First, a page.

Bio: Kuenzi, Walter (White House Milk Company Manager)
Surnames: Kuenzi, Wing, Meyers, Waldhart, Gosse, Bumann, Schommer, Jackson, Jensen, Ehrenreich, Gray, Kadonsky, Dehne
----Source: Abbotsford Tribune
(Abbotsford, Clark County, Wis.) 07/30/1953
The History of Abbotsford by F. B. Wing -
White House Milk Company
In 1927, the White House Milk Company, of
Manitowoc, made a survey in and around Abbotsford, for the purpose
of setting up a milk plant. After surveying locations, both at
Abbotsford and Colby, it was decided to locate at Abbotsford. Land
was purchased from A. J. Meyers, west of the Soo Line tracks and
south of Highway 29.
The plant was erected in 1928 and opened
in the fall of that year. It is used for evaporating milk for
Since 1930, Walter Kuenzi has been
manager. He was with the company at West Bend, Manitowoc and
Marinette before coming to Abbotsford and before that time was in
the milk business with his father, Emil Kuenzi, who died at
Abbotsford in 1937. His mother, Conredina, 85 years of age and in
good health, now living at Juneau, is well known here, as she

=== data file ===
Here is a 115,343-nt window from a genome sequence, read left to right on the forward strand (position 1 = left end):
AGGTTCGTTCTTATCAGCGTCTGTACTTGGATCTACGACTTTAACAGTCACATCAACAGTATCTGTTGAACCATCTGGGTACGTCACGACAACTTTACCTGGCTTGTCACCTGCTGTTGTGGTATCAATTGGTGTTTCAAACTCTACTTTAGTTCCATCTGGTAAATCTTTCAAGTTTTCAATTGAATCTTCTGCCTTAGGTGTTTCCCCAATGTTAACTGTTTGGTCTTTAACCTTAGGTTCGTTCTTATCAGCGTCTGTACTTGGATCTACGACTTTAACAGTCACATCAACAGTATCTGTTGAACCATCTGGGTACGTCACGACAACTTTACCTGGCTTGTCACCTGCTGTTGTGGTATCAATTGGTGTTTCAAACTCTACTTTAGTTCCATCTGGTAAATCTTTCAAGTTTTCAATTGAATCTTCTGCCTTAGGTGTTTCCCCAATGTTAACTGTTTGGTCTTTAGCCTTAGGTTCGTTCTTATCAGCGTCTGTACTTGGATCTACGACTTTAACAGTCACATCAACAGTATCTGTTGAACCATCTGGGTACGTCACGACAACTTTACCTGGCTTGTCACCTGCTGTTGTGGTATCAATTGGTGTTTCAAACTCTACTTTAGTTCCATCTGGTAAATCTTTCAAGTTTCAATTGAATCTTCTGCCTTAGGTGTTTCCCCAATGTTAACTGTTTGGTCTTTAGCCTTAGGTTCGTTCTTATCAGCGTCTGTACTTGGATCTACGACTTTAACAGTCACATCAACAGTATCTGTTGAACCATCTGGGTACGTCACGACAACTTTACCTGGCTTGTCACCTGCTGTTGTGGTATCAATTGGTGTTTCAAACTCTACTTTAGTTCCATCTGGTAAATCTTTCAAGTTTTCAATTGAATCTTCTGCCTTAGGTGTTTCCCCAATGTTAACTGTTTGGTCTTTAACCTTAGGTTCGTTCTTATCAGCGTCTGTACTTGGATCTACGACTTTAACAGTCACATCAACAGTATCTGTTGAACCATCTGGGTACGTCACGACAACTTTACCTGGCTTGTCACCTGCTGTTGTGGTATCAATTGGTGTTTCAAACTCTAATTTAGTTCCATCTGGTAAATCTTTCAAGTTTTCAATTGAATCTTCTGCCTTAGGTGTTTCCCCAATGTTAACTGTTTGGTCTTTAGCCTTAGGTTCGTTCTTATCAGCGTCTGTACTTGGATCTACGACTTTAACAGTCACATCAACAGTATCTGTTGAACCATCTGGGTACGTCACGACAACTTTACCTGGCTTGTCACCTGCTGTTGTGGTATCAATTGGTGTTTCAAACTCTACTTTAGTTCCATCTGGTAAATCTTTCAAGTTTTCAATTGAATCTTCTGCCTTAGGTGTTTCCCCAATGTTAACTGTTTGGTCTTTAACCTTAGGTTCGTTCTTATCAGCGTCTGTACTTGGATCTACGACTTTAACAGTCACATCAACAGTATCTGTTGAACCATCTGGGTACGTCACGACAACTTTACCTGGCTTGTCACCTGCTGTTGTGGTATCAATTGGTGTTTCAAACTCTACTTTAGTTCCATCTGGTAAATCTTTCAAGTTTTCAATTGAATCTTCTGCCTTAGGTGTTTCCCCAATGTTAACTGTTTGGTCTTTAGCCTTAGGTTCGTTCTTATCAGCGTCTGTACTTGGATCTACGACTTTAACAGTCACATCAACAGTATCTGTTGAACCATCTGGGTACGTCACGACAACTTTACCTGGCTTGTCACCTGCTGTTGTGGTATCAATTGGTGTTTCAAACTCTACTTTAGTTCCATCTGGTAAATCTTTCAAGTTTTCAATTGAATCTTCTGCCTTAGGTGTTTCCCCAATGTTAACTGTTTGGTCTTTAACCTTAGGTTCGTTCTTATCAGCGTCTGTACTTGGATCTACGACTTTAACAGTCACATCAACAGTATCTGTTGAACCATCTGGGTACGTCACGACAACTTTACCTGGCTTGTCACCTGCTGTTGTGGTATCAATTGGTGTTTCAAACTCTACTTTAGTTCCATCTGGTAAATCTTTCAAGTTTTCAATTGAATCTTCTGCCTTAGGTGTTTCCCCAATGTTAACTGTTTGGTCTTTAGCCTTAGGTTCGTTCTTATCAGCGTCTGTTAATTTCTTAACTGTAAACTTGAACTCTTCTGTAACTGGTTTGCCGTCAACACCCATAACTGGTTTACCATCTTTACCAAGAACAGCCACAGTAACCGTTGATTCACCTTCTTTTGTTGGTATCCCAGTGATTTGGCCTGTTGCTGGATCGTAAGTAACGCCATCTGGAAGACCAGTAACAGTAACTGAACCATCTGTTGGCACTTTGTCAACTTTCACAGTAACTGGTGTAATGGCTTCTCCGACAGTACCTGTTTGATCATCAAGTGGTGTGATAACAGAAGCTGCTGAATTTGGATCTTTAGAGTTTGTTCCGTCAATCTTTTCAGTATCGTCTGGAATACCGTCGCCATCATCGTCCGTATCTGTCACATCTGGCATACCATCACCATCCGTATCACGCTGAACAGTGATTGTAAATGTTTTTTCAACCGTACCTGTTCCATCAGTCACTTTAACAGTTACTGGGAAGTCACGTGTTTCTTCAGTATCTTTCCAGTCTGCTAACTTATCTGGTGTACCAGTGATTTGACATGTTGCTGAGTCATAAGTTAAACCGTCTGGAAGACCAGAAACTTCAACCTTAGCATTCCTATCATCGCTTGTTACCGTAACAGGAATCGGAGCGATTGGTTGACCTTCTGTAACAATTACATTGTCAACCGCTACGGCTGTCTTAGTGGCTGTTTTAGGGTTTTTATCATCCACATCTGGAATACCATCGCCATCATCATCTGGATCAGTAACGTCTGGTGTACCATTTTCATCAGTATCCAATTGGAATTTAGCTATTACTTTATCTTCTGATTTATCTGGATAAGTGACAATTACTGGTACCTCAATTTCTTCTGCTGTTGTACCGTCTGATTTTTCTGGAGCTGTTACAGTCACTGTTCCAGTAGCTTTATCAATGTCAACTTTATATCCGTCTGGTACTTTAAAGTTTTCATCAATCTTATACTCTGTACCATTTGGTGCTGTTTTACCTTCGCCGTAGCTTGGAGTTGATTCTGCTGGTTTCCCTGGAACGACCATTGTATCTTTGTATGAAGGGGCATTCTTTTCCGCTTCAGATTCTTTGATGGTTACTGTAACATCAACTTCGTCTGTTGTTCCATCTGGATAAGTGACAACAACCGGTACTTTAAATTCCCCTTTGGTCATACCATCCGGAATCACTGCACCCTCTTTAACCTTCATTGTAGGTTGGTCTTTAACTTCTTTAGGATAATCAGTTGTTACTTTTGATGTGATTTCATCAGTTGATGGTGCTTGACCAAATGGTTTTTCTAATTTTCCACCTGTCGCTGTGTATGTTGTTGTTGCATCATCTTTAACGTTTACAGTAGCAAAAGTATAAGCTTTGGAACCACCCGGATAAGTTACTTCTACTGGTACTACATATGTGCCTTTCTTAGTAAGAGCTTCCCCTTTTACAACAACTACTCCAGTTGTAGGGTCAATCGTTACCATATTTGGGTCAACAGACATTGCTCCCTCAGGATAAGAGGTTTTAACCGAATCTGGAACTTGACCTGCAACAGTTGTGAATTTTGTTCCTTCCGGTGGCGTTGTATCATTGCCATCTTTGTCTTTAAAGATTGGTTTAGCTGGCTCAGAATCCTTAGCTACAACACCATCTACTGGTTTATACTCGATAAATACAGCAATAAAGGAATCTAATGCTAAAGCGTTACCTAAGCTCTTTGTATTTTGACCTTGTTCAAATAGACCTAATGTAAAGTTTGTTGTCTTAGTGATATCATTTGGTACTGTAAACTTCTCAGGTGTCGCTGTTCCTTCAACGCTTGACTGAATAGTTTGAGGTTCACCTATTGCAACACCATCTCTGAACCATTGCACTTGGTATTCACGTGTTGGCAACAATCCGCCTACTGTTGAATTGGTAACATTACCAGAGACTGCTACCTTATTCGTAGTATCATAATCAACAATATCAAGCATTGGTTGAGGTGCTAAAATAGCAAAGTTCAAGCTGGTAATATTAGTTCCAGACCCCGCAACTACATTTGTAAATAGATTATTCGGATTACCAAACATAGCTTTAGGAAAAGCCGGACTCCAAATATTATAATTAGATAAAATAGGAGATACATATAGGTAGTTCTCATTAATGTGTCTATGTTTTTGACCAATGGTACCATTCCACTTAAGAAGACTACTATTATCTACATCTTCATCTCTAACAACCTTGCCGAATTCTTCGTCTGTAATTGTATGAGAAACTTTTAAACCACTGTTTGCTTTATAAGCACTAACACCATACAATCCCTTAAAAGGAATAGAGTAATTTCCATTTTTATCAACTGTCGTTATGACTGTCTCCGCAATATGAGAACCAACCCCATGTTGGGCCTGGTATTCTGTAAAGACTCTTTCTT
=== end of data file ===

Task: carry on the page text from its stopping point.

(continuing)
usually spends a few months each year with her son, Walter, and his
Mr. and Mrs. Albert Schultz, both
deceased, were the parents of Mrs. Walter Kuenzi.
Mr. and Mrs. Walter Kuenzi have two
daughters, both in high school. Gladys will be a freshman and Ethel
a senior. Walter owns his home. His hobbies are coin and stamp
collecting, golf and fishing. The family are members of the Christ
Lutheran church, of Abbotsford.
The personnel and length of service with
the White House plant here, are: Walter Kuenzi and Walter Waldhart,
25 years; Clarence Gosse and Leo Bumann, 18 years; Wendalin
Schommer and Otto Jackson, 12 years; Elmer Jensen and Ignatius
Ehrenreich, eight years; Justin Gray, 14 years; Raymond Kadonsky
and Gertrude Dehne, seven years.
A report shows that receipts of milk
taken in during the summer months were 40,000 pounds per day in
1929, and 185,000 pounds per day at the present time, a very
In the 1952 issue of the Wisconsin Dairying, agricultural statisticians report that last year, Clark county ranked first in American cheese output, with a total of 38,822,000 pounds, and Marathon county was second with an output of 36,351,000 pounds.
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